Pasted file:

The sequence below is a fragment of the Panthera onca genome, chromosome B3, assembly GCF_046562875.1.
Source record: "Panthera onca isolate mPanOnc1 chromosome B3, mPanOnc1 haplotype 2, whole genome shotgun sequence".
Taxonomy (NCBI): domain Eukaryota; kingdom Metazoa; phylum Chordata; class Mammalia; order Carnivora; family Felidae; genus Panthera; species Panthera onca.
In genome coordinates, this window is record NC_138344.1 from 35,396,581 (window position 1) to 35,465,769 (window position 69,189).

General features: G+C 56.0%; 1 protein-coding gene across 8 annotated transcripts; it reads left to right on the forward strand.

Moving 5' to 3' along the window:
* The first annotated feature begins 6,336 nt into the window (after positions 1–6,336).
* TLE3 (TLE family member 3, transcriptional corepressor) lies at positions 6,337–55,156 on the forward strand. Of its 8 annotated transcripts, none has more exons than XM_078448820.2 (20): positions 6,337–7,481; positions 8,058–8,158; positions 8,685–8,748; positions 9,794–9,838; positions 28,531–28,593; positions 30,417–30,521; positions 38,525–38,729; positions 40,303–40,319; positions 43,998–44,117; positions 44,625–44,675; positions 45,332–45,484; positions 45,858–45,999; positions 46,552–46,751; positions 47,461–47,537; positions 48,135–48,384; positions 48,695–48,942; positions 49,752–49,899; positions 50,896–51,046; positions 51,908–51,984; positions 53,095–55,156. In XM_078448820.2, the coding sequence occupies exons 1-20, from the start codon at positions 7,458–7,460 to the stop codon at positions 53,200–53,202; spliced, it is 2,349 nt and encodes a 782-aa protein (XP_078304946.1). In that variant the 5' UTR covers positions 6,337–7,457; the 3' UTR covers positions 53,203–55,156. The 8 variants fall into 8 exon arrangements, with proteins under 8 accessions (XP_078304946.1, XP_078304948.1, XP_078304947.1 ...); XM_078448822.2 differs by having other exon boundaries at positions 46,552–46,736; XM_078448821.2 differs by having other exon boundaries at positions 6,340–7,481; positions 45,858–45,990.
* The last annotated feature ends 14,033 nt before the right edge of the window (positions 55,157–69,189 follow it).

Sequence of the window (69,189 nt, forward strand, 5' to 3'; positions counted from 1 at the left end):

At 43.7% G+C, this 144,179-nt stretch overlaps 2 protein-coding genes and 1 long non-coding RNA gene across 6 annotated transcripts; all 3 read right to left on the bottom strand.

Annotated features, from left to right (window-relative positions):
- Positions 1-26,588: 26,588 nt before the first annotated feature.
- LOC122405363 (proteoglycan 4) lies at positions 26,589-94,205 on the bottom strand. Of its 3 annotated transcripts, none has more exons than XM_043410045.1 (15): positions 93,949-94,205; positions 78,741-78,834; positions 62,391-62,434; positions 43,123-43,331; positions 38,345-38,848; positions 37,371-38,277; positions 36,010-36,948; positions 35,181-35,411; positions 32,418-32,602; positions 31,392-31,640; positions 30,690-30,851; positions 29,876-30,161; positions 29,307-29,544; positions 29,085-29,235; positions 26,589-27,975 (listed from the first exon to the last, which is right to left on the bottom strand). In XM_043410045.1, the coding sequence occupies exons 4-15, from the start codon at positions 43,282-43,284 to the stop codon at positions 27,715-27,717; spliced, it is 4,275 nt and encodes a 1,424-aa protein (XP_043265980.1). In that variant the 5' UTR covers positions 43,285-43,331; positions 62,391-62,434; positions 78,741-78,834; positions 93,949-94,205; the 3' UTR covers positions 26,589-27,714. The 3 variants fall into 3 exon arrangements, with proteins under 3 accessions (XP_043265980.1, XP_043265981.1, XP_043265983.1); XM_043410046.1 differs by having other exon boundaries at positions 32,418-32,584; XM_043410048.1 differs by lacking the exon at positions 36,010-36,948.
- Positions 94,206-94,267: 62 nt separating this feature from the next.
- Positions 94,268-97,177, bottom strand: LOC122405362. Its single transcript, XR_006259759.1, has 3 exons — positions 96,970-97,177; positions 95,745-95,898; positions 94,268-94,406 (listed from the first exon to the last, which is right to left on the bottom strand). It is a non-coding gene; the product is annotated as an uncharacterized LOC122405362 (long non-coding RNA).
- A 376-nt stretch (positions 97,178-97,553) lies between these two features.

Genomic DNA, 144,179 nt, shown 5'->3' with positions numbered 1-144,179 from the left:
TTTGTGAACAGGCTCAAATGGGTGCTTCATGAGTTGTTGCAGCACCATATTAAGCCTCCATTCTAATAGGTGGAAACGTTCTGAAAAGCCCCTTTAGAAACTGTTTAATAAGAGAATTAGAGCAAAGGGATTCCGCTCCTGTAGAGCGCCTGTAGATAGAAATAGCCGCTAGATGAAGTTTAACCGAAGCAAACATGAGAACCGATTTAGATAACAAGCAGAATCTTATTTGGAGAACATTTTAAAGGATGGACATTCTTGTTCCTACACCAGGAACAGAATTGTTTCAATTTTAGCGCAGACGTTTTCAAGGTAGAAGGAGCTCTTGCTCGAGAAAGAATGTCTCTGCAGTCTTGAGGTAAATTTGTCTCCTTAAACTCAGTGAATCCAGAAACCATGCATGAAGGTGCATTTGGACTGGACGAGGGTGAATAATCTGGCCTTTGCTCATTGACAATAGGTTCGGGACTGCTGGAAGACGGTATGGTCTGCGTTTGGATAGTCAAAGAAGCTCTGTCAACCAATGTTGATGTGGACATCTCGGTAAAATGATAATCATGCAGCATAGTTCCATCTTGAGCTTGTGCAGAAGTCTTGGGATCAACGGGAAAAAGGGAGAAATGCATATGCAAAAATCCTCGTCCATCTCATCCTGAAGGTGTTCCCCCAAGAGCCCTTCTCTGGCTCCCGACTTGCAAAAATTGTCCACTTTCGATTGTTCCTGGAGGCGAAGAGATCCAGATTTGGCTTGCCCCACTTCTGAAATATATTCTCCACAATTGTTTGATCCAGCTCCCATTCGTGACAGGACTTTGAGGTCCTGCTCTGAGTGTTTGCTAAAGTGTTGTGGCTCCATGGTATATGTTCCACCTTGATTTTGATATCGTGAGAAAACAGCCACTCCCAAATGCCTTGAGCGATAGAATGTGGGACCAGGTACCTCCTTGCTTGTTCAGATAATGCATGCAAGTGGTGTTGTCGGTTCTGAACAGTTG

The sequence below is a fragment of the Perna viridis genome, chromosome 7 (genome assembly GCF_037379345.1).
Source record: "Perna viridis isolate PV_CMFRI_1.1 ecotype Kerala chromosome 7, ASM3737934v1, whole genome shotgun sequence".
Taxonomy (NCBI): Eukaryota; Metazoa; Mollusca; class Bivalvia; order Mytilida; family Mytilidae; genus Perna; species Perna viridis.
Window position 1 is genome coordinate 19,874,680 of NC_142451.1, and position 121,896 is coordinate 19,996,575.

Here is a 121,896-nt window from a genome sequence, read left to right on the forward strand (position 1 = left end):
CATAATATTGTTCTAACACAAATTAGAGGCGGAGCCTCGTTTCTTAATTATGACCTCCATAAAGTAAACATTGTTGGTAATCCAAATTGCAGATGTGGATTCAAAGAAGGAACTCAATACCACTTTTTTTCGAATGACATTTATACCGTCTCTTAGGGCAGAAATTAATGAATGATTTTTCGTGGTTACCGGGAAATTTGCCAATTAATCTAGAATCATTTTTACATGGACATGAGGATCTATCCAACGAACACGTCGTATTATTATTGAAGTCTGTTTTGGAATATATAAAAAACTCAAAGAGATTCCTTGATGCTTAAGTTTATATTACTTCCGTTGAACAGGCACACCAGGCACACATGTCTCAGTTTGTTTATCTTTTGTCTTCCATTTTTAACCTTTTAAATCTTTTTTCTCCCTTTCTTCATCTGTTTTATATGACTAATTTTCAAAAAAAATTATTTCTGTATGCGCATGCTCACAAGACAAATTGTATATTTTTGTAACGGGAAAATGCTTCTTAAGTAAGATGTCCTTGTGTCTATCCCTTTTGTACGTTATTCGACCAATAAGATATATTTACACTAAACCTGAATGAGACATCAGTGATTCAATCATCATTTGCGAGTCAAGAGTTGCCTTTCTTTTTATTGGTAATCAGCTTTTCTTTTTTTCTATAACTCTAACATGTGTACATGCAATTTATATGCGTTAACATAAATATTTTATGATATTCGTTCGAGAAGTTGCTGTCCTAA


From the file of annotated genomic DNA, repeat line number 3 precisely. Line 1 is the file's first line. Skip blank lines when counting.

Taxonomy (NCBI): domain Eukaryota; kingdom Metazoa; phylum Chordata; class Mammalia; order Carnivora; family Felidae; genus Panthera; species Panthera onca.